It bothered her greatly that I wanted to go to Japan for my junior year in college -- she would much rather I went to Israel. But, being as stubborn as I am, I just didn't tell her I had been accepted to both Israel and Japan -- I wanted to go to Japan, and I did.
I want a T-shirt that says "My ancestors were from Africa" because that's where we ALL come from -- and we're all human, and the best part of life is to enjoy each other.
Did your mother feel Halloween is a Christian holiday? I never participated in non-Jewish holidays, but my mother was fine with me going to church with Catholic friends as an observer. Debatable whether humans actually orginated in Africa. Fossil record from areas in Africa, but that may be due to where archaeologists have looked. Easier to dig in Africa than in Antarctica. There may no one continent of origin.
"chitlins" Natalie, ( "Chitterlings") Are the lower instentines of hogs. Back in slavery times, the field hands were given the organ meat left over from the slaughter to eat. They learned to clean it out ( gross) and prepare it. It has remained a "delicacy" in many African -American Homes, served with hot sauce.
I cannot stand them. Too rubbery, slimy, and stinky for me. And though my parents ate them on rare occasions, I never did. When I was 6 years old, I saw a next door neighbor cleaning some, fresh from the slaughter, and decided from the smell and from what I saw her take out of them( U Know what is in the lower intestines) that I would never eat them. U can buy them pre-cleaned and ready to be cooked, but they are still chitlin's.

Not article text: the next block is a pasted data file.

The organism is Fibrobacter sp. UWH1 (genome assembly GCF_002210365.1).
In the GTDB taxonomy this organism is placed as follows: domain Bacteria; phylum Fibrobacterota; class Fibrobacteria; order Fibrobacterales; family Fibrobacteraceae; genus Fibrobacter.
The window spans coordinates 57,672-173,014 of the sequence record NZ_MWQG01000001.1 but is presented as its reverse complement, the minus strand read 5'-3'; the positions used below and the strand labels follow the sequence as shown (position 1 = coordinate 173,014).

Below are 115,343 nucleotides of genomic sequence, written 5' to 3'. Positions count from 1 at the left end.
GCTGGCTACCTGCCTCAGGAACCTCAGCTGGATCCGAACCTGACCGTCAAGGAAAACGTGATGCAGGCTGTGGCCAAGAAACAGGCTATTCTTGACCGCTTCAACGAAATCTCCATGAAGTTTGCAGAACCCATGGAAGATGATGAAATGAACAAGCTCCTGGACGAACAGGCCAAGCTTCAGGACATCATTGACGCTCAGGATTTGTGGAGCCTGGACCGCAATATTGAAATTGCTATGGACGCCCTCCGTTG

Yesterday I had cabbage in the form of slaw at home, baked chicken and some cornbread at a holiday birthday party. No blackeyed peas yesterday, I forgot to cook them, as I hada couple of cans in the pantry and a bag of them in the cupboard. May put some in the crockpot before I go to church today.
I don’t think I want to eat that, either! But since Jews don’t eat pork, I have a good excuse. LOL!
Yes, she thought it was Christian, because it was the Christians celebrating it. But even if she had known it was Pagan (they weren't talked about at the time!), she wouldn't have wanted us to participate.
I learned something about Christianity by singing in an Episcopalian choir for 3 years (paid!!). It was very interesting, and the people were warm and welcoming, and never asked me to do anything I felt was not right for me to do. I really enjoyed listening to the sermons -- people's takes on moral and philosophical issues are very interesting. I'm glad I did it!
On Rosh Hashanah, there's also a tradition of eating tsimmes (a sweet beef stew made with potatoes, prunes and coin-sliced carrots -- the carrots representing gold coins) and of dipping challah (a semi-sweet egg bread, eaten ceremonially before all meals) in honey instead of salt.
The Other Half's Virginian traditions include the black-eyed peas, but not the green stuff (neither collards nor cabbage -- representing folding stock), although I won't cook them with ham ("bringing home the bacon"). Last year I used turkey "bacon", this year I used smoked turkey and added in coin-sliced carrots.